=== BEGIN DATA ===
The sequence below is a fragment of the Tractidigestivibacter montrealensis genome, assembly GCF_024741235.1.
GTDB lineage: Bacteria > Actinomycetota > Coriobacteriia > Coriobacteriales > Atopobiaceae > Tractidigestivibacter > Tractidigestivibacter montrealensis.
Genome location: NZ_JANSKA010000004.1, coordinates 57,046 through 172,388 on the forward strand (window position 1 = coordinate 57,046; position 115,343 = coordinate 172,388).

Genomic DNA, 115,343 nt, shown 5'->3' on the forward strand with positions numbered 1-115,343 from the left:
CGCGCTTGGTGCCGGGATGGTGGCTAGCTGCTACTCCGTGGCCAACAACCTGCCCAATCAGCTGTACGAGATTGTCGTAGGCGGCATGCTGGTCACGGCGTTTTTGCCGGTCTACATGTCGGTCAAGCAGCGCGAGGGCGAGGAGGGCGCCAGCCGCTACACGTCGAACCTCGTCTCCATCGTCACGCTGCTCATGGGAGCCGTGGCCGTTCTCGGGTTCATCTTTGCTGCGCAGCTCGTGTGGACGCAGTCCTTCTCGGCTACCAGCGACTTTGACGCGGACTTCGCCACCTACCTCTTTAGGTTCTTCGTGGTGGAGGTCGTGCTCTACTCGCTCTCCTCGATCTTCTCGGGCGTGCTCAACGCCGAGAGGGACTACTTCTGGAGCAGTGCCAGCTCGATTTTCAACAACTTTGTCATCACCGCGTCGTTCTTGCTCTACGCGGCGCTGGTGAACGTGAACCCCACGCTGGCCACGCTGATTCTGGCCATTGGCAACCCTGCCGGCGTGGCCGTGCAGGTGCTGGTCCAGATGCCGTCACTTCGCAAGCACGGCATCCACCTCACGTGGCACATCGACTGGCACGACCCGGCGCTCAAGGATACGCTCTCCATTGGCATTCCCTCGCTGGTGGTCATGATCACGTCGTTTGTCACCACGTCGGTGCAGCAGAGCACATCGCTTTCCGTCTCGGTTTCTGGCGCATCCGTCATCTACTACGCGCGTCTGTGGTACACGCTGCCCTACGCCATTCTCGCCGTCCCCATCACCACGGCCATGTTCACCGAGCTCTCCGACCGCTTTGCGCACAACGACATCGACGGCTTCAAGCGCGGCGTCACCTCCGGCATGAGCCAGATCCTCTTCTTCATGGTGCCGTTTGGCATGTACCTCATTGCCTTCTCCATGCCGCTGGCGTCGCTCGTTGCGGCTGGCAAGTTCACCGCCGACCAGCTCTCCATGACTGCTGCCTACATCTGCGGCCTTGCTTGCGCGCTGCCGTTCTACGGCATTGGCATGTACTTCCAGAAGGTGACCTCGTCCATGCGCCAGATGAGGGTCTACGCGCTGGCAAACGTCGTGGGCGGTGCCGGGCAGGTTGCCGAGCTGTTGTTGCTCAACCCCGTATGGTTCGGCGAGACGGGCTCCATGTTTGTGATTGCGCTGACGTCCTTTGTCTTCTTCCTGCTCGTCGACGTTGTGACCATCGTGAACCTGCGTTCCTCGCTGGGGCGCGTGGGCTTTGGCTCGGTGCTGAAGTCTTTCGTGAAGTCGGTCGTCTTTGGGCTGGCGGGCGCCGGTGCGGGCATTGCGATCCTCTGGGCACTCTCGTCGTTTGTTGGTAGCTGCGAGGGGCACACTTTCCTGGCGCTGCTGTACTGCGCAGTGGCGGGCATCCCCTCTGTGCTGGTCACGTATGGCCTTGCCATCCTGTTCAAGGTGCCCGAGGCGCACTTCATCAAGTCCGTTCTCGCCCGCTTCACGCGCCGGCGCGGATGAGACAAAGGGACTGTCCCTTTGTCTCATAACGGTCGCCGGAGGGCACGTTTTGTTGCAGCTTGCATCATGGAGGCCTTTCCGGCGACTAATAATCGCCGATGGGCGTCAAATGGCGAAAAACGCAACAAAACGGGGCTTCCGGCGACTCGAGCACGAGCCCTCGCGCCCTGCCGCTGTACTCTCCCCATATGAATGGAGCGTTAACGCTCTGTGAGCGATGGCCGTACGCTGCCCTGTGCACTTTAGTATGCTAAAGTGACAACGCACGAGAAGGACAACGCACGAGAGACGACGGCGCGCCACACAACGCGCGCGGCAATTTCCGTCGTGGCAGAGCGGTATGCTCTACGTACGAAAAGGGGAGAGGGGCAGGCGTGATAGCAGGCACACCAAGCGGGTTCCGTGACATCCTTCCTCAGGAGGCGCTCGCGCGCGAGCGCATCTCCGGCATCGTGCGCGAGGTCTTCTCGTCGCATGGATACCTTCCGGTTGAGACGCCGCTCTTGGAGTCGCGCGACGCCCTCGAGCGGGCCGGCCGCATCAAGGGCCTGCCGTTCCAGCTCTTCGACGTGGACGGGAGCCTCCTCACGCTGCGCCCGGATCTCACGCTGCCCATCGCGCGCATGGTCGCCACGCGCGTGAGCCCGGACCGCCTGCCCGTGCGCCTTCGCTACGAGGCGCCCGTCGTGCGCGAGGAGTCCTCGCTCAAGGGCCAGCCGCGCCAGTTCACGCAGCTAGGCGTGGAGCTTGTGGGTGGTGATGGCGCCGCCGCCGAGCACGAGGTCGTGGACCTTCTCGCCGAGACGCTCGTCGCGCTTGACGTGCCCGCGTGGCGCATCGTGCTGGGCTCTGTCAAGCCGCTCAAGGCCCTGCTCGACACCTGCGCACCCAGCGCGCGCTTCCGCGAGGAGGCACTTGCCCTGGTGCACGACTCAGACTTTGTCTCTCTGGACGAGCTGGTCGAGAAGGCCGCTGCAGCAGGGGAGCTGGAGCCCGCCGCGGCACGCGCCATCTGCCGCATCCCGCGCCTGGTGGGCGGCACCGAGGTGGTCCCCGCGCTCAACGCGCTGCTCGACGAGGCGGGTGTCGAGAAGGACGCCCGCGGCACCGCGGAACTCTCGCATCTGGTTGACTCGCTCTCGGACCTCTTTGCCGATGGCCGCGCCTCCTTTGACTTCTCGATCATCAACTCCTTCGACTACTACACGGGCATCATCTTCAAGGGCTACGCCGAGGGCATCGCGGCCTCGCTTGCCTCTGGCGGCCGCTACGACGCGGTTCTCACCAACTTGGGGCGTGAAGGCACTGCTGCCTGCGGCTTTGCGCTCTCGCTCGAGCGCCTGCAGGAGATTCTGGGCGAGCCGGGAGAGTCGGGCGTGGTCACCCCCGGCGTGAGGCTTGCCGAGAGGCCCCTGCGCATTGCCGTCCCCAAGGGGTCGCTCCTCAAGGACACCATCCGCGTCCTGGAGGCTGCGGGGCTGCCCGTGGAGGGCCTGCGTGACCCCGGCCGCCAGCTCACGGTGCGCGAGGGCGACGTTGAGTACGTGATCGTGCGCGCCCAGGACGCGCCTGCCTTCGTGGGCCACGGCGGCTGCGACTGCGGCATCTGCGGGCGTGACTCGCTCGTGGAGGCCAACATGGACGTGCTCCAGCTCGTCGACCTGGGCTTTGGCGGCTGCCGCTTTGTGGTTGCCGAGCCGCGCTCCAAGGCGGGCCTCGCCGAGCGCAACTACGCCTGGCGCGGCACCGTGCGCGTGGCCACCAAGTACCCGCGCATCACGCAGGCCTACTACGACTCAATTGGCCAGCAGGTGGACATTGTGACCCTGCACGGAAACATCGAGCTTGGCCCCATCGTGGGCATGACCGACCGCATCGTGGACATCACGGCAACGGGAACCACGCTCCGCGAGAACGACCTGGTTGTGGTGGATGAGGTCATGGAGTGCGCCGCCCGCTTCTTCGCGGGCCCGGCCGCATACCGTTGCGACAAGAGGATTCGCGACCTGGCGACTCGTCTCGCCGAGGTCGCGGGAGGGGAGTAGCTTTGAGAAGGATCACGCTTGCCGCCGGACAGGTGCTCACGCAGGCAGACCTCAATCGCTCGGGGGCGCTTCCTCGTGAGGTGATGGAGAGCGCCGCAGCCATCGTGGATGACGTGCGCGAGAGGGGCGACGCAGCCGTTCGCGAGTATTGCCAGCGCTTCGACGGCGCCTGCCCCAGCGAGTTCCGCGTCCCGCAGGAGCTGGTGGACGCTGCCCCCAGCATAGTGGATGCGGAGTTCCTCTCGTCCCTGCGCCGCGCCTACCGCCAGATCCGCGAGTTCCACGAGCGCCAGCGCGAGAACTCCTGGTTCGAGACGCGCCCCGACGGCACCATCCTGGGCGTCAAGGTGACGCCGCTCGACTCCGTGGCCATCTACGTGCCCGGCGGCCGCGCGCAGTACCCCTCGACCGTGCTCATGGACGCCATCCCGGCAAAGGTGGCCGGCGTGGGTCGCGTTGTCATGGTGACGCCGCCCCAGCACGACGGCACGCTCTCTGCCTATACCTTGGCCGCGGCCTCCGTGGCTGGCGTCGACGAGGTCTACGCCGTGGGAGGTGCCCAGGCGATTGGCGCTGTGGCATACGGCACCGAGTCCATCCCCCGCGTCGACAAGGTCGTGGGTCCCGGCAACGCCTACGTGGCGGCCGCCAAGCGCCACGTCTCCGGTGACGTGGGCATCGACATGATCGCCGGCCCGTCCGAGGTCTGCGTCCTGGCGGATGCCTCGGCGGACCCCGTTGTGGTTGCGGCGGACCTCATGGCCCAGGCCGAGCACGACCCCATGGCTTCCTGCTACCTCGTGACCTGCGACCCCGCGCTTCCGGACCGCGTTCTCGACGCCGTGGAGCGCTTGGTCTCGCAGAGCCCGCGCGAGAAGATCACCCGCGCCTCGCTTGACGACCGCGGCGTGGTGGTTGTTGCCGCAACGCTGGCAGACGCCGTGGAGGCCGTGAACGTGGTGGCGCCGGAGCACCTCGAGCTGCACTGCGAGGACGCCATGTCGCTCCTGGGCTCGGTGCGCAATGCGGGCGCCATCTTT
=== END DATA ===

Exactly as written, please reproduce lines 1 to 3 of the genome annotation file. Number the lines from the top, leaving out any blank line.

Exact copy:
The sequence below is a fragment of the Tractidigestivibacter montrealensis genome, assembly GCF_024741235.1.
GTDB lineage: Bacteria > Actinomycetota > Coriobacteriia > Coriobacteriales > Atopobiaceae > Tractidigestivibacter > Tractidigestivibacter montrealensis.
Genome location: NZ_JANSKA010000004.1, coordinates 57,046 through 172,388 on the forward strand (window position 1 = coordinate 57,046; position 115,343 = coordinate 172,388).